Nitric Oxide (NO) might seem like something that you haven’t given any thought to since high school biology class, but it’s an important part of being healthy says Nitric Oxide expert Nathan S. Bryan, Ph.D.
Dr. Bryan works at the Texas Therapeutics Institute in the University of Texas Health Science Center at Houston and he has been fervently telling anyone interested in health about how this mineral is a miraculous little helper for the body.
Nitric oxide maintains normal blood pressure and prevents plaque from building on artery walls, Dr. Bryan explains, it acts as a neurotransmitter in the brain and most studies have proven NO has proven benefits for people with cardiovascular disease.
“Loss of nitric oxide is the earliest sign of onset and progression of cardiovascular disease,” Dr. Bryan says. “Restoring it early on can delay or even prevent manifestation of disease.
And the most important thing that nitric oxide does for the body? It’s actually responsible for penile and clitoral erection in men and women. That should get most people to pay attention to its importance for humans.
Even though it is clearly an important little piece of the human puzzle, it doesn’t get much attention in the media and Dr. Bryan has a theory about that. “I believe the lack of awareness stems partly from the fact that it is not part of the standard blood labs performed by physicians such as triglycerides or C-reactive protein,” he says. “Aand that there have been no nitric oxide based drugs developed in the past 15 years.”
Slow development in these areas means the media has been unaware of what progressions there have been on the NO front, the doctor says. But he’s aiming to change that.
Dr. Bryan, along with Janet Zand, a doctor of oriental medicine and a pioneer in the development of nutritional and herbal supplements, and natural health author Bill Gottlieb, has written a book called The Nitric Oxide (NO) Solution.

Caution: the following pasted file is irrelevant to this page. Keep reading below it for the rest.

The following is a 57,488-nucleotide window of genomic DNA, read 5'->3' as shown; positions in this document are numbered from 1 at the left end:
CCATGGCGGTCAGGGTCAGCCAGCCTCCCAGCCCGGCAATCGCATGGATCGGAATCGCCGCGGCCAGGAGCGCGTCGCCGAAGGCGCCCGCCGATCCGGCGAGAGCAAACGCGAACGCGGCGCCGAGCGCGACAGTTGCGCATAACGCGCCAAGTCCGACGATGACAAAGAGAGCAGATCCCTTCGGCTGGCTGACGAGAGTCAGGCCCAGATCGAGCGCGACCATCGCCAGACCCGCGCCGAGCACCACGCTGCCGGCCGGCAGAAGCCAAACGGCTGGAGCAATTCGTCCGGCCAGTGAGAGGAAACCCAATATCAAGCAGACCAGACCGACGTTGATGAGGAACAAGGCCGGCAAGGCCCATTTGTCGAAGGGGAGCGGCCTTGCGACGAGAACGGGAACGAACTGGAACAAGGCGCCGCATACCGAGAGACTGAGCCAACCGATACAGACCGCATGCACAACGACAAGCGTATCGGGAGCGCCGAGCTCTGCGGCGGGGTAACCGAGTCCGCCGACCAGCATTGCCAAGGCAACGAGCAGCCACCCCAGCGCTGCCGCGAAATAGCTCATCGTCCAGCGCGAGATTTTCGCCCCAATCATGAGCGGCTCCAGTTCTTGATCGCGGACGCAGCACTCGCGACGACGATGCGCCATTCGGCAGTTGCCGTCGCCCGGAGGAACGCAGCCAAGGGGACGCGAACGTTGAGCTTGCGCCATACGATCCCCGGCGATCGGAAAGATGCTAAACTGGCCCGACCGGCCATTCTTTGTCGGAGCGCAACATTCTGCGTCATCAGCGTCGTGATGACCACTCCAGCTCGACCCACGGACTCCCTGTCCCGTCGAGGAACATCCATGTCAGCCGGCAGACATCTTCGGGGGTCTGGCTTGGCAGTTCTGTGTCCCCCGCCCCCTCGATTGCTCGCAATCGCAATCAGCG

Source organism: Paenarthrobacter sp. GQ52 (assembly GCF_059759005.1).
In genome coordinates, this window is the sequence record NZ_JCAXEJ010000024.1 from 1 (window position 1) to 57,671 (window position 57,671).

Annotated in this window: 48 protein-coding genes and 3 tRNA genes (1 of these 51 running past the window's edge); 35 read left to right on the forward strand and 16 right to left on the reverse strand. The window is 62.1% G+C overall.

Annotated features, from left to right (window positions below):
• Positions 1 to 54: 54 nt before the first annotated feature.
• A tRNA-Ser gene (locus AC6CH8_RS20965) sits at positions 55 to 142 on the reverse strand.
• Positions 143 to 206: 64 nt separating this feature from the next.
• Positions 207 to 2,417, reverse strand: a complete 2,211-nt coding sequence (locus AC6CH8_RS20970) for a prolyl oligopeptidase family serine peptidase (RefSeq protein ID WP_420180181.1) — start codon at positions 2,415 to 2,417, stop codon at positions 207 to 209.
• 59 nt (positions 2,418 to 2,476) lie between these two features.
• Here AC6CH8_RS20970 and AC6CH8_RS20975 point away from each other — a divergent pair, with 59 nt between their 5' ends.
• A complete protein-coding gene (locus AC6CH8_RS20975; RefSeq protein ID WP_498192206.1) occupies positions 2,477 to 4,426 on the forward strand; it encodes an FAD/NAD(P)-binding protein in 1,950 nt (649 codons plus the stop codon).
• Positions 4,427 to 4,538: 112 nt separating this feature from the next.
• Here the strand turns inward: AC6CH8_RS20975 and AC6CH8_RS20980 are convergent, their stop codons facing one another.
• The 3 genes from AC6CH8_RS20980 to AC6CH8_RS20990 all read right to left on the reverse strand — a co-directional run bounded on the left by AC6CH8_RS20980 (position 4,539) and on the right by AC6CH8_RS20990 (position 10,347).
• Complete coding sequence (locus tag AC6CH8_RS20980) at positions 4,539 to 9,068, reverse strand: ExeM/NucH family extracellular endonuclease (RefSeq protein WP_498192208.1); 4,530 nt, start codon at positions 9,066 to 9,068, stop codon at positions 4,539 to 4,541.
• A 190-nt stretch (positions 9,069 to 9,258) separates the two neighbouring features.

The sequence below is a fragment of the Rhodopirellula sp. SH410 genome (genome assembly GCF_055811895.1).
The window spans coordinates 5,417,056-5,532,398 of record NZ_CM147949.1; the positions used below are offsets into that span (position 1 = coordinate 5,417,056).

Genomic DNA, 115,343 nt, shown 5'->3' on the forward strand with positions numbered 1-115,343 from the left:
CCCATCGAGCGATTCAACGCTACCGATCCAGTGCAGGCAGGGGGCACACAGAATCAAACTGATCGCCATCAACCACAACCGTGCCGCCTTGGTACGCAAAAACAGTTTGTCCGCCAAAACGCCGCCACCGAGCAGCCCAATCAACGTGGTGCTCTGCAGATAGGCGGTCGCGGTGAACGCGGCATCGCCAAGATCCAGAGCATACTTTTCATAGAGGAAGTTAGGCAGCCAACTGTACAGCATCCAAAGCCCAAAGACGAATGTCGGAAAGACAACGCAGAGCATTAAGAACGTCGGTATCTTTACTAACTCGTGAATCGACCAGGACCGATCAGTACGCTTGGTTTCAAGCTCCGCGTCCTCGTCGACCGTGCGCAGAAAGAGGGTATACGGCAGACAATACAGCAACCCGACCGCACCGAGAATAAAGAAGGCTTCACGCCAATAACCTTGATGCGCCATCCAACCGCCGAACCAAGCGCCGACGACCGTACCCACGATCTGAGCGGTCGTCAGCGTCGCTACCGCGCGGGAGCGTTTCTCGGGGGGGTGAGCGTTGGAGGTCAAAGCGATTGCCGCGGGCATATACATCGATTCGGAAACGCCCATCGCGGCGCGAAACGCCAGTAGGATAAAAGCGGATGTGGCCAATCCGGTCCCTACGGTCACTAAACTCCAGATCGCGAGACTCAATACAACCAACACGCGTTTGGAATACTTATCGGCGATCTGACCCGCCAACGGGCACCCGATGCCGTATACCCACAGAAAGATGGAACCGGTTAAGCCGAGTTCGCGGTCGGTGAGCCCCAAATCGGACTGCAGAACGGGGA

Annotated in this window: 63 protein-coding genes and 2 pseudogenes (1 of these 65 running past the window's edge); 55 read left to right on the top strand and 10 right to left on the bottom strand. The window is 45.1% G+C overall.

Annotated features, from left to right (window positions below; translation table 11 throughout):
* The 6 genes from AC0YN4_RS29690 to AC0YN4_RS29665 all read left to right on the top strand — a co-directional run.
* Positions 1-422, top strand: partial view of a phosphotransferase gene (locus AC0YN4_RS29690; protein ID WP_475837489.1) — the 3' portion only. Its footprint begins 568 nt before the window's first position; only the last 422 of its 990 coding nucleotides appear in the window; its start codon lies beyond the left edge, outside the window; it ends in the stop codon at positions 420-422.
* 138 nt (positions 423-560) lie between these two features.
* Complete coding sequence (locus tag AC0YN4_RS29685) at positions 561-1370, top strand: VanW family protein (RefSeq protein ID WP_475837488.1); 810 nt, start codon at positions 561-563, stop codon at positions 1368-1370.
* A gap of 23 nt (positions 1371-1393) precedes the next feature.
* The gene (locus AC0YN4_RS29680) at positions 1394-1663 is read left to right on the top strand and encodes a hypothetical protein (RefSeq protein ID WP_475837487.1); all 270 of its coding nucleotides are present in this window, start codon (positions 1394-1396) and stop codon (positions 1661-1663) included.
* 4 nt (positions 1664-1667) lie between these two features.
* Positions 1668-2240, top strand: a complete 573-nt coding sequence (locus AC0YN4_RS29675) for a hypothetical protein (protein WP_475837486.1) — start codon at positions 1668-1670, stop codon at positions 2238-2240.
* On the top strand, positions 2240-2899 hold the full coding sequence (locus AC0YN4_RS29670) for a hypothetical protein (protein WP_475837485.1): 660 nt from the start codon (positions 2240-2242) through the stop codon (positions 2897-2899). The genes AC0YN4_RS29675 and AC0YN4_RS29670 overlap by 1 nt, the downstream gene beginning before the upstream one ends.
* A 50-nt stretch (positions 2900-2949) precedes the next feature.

The bad news is that many people are NO-deficient, but the good news is that it’s easy to increase your nitric oxide levels.
Some of the easiest tips from The Nitric Oxide (NO) Solution include: eating carrots, spinach and pomegranate, drinking red wine in moderation, deep breathing exercises, sitting in saunas and even just listening to joyful music.
“The easiest tips to follow are what we have been told for decades: eat a healthy diet and get moderate physical exercise,” Dr. Bryan says. “Both of these promote nitric oxide production. The fact is that most Americans do not eat the right foods and most do not get enough exercise.”
As a result of the couch potato epidemic, people are becoming grossly NO-deficient, Dr. Bryan warns. This is partly to blame for the pandemic of chronic disease sweeping America.
Of course, like everything, too much nitric oxide is also bad for the body so it’s important to maintain a proper level. “Too much NO produced by our immune system during an active infection or sepsis can cause harm,” he says. “We know how much a normal healthy 150 lb person makes in a 24-hour period and can then begin to tailor products that can generate those physiological levels of NO.”
If it seems like Dr. Bryan has a ton of knowledge about nitric oxide, that’s because it’s his life’s work. He started in 2000 while a student at Louisiana State University (LSU) where he began to develop analytical methods to detect and quantify nitric oxide in biological tissues and compartments.
After LSU, Dr. Bryan trained at Boston University Medical School within the Whitacker Cardiovascular Institute as a Kirschstein Cardiology Fellow where he was focused on diagnostics for insufficient production and development of therapies to restore production. After three-and-a-half years at Boston, he was recruited by Doctor Ferid Murad Ph.D., one of the three Nobel Laureates who shared in the Nobel Prize in 1998 for discovering NO, to join the Institute of Molecular Medicine at the University of Texas Health Science Center where he has been now for over six years.
“We have been fortunate to make a number of seminal discoveries that have changed the way we think about NO production and regulation,” he says.